On September 23rd, Restless Legs Awareness Day promotes education around a medical condition impacting adults and children alike.
Professor Karl-Axel Ekborn, a Swedish neurologist, first described this syndrome in 1945. We have learned a lot about it since then, and there is still no known cause for it.
Restless Legs Syndrome (RLS), also known as Willis-Ekbom Disease (WED), is characterized by uncontrollable urges to move the legs. The condition affects approximately 7 percent of the population. Those experiencing severe symptoms say it impacts their quality of life. RLS, the condition presents with the following symptoms:
- Strong urges to move the legs; unpleasant or uncomfortable sensations accompany the urges as well.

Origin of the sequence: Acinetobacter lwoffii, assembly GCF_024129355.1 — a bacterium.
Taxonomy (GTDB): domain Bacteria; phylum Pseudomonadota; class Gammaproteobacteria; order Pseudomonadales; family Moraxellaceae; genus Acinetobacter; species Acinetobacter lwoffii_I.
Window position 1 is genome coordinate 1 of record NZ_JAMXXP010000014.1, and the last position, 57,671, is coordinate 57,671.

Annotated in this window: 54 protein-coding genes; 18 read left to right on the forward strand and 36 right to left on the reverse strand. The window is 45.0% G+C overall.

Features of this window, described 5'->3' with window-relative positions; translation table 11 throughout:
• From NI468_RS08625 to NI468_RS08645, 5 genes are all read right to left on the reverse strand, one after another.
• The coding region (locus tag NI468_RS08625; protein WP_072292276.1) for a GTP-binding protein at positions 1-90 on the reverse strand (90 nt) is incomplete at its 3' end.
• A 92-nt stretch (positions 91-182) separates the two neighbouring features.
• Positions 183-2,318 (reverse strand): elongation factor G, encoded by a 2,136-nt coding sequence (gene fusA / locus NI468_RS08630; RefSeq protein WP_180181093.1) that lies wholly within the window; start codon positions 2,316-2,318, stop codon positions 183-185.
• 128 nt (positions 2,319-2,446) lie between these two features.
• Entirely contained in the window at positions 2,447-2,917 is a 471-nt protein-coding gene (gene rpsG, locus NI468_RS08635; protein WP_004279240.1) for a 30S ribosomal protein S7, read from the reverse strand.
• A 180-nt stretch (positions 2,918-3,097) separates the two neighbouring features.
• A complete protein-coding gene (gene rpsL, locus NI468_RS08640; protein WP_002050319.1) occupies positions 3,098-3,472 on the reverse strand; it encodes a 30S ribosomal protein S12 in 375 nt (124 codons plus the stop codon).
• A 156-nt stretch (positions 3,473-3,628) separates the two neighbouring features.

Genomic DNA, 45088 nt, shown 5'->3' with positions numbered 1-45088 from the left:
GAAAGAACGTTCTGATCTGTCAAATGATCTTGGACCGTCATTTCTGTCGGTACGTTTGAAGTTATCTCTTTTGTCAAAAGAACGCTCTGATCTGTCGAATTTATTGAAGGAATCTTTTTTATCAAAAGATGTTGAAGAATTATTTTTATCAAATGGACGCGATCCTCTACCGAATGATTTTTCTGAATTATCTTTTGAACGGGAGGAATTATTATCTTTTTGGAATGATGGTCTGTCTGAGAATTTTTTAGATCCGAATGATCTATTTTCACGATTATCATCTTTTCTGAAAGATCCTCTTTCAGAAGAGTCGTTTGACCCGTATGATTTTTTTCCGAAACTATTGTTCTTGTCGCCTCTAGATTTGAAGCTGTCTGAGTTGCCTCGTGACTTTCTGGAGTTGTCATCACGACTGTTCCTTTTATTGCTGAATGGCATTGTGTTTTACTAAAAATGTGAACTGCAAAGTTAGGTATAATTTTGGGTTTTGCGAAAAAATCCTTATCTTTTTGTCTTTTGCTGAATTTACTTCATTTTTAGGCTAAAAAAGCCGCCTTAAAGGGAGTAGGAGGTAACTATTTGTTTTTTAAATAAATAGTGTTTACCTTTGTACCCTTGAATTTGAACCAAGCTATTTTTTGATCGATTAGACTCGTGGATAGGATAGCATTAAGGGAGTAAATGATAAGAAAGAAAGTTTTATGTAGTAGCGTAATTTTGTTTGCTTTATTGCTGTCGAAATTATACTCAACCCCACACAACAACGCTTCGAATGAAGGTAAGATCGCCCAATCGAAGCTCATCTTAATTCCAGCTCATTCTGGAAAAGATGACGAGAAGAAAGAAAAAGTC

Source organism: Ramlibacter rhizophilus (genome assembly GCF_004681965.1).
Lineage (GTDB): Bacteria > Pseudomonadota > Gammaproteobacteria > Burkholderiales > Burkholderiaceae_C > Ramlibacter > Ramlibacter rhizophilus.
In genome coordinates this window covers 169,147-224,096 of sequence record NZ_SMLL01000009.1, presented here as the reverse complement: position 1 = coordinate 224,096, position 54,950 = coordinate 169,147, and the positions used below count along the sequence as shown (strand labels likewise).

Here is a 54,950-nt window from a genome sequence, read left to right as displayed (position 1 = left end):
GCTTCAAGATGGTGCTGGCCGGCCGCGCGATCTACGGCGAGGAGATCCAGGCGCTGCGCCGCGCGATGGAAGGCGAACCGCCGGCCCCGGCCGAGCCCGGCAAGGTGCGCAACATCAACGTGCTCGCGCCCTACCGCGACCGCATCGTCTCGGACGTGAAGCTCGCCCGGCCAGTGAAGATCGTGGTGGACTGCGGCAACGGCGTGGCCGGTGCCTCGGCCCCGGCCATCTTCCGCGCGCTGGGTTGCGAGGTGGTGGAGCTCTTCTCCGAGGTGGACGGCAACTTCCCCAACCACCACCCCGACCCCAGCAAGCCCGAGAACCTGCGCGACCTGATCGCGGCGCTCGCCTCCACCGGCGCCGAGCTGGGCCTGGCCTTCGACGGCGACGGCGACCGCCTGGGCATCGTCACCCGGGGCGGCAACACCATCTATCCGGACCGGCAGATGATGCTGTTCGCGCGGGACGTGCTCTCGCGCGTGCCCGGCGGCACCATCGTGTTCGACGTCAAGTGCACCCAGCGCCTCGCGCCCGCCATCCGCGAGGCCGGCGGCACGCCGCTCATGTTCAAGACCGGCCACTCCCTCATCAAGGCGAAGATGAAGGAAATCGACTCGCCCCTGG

- The symptoms worsen when relaxing or inactive; they’re especially worse when trying to sleep.
- However, symptoms seem to improve when moving, stretching, walking.
- During the night and evening hours symptoms increase.
- There doesn’t seem to be any other associated cause – arthritis, injury.
Those with RSL lead normal lives. Identifying and eliminating exacerbating medications reduces symptoms. Researchers continue seeking a cause for RLS.
HOW TO OBSERVE #RestlessLegsAwarenessDay
If RLS seems to be affecting your lifestyle, see a doctor. Share treatments that have worked best for you. Help those with RLS and visit rls.org to learn more. While learning more, give your legs some much-needed pampering. Use the day for a leg massage or a little exercise. You can also make an appointment to see your doctor. Seek out the relief you deserve. Use #RestlessLegsAwarenessDay to post on social media.
RESTLESS LEGS AWARENESS DAY HISTORY
The Willis-Ekbom Disease Foundation organized the first observance in 2012.